SBUX is going to be around for a long, long time. We are witnessing a MCD-like stock at the beginning of its dividend growth run, instead of at its mature stage.

    1. The Executioner,

      I have to agree on that one I just don't think the value is quite there right now. If the price comes down a bit I'd be interested. I think SBUX has great prospects going forward but at current valuations I think too much of the growth is priced in and the growth would have to play out. I still love the company though and liked both their acquisitions of Teavana and La Boulange. Both of those should turn out real well although Teavana will be more of an international play. I wish I had jumped on it before but I just wasn't looking in that direction at the time. Now I'll be ready in case there's a drop in price.

      Thanks for stopping by!

    2. Starbucks is priced for perfection right now. Unfortunately, it was similar to McDonald's in its early history about 10 - 15 years ago. The issue is that SBUX simply decided to pay dividends 10 - 15 years later than MCD did..

      I would say the company that could be the next MCD is actually Burger King...I have 5 - 6 MCD restaurants around my neighbourhood, but only on BK..

    3. DGI,

      I wish it wasn't because the growth and DG prospects are strong, but I have to agree that you're having to count on the growth playing out at analyst estimates or faster. If the growth comes slower then it'll take much longer to earn a return and obtain decent yields.

      I never really liked BKW when I was a teen and when I was in college, but I recently gave them another shot and there food seems much better. BKW is interesting and I might have to take a look at them sometime in the future.

      Thanks for stopping by!

    4. The Executioner: The question is, was MCD at a 36 P/E when it started its dividend policy? I'm not one for buying a dividend stream at any price. At a 1% yield like SBUX has you can have nice raises that don't move the yield much.

  2. I am just getting back from Seattle where I visited the very first Starbucks. I am an avid drinker of their coffee and love the company but also feel they are a little overvalued. I owned 100 shares around a cost of $12/share and sold them for a small profit several years ago. I am kicking myself now but cant bring myself to pay the current prices for their stock. Thanks for the analysis.

    1. AAI,

      Hope you enjoyed your trip. I want to get up to Seattle and Portland, but it'll have to be a summer trip.

      I've never really drank much coffee or their sugar with a splash of coffee, but I know that many many people do. The stores are always packed and most people can't go without their daily Starbucks. There's a reason that cutting out the daily Starbucks is mentioned so often if you're trying to save money, although I think there's much bigger fish to fry than your daily coffee. I just wish some of their ratios were a bit better, specifically their payout both off EPS and FCF. It's still not anything to worry about as they aren't at high levels but I expected them to be lower. Love the company and would like to get a hold of some shares, but just not at current prices. Of course we always want lower prices.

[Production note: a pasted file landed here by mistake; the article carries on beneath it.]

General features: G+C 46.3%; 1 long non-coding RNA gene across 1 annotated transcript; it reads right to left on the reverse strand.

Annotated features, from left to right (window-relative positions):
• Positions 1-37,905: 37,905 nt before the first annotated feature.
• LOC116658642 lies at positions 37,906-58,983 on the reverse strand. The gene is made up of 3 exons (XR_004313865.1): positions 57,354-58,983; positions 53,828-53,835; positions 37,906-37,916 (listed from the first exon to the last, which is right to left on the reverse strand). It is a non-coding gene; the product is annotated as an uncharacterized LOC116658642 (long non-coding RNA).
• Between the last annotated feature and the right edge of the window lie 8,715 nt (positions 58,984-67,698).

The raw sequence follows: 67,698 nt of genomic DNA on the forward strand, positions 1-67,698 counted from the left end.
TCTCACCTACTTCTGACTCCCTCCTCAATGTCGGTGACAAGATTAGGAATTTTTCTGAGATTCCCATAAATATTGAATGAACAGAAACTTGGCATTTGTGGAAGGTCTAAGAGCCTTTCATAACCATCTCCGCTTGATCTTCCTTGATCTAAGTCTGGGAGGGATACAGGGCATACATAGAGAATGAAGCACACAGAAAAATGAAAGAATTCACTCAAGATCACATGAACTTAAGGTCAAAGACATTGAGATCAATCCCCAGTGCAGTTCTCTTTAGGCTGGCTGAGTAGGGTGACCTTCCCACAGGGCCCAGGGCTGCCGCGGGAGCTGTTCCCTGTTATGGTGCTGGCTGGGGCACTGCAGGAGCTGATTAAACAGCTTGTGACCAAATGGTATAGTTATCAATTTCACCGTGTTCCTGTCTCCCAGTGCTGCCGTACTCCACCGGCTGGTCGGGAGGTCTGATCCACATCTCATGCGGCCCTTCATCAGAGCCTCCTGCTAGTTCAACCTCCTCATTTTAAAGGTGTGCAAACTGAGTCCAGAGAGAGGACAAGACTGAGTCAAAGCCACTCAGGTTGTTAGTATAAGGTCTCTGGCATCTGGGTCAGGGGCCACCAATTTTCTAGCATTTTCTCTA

I hate the anchoring effect that our mind goes through. I've had a tough time trying to add to positions because I keep thinking back to the price per share from a few years ago, when the important thing is really the value per share. I'm getting better at this though.

      Thanks for stopping by!

  3. The challenge with the Dividend Upstarts as I call them (ie large cap companies that have small yield, newly introduced dividends, but strong growth) is whether that growth is sustainable over the medium to long term. Otherwise you get suckered into small yield that just remains small. Starbucks looks to have significant potential to me. Revenue growth and Profit are surprisingly strongly growing. While the stock doesn't have a tailwind similar to Visa in my view (ie trends converging to drive demand), the stock looks like an interesting one to consider at some point when its a little better valued.

    1. Integrator,

      When you have to rely on medium to long term growth rates that are elevated for the investment to pan out then you're much more at risk. Will KO and PG consistently be able to provide between 5-10% growth every year, I'd say they probably will. But forecasting extended 10%+ growth over the long term for SBUX, I'd say they probably will but it's not as sure of a thing. The more growth oriented the company the bigger margin of safety that an investor should require. I really like SBUX the company, but at current valuations I don't like it so much. One day the valuation will come down, maybe with the next debt ceiling debate, but for now I'll have to pass.

      Thanks for stopping by!

  4. Good review of SBUX.
    They have great growth potential especially in China where they are expanding fast. Not talked much about... they are testing wine and beer sales. They realized 80% of their sales comes before noon. They have all that real estate and manpower being under utilized. If they get beyond testing it in a couple towns and roll that out that would probably get me back in as a shareholder. They seem to be taking their time with that.
    I owned them for a number of years and sold them last month.

    Why did I sell? Because they were a 1% yielding 36 P/E ratio company. There are other companies out there that are undervalued, good (but not great growth prospects) and a better yield.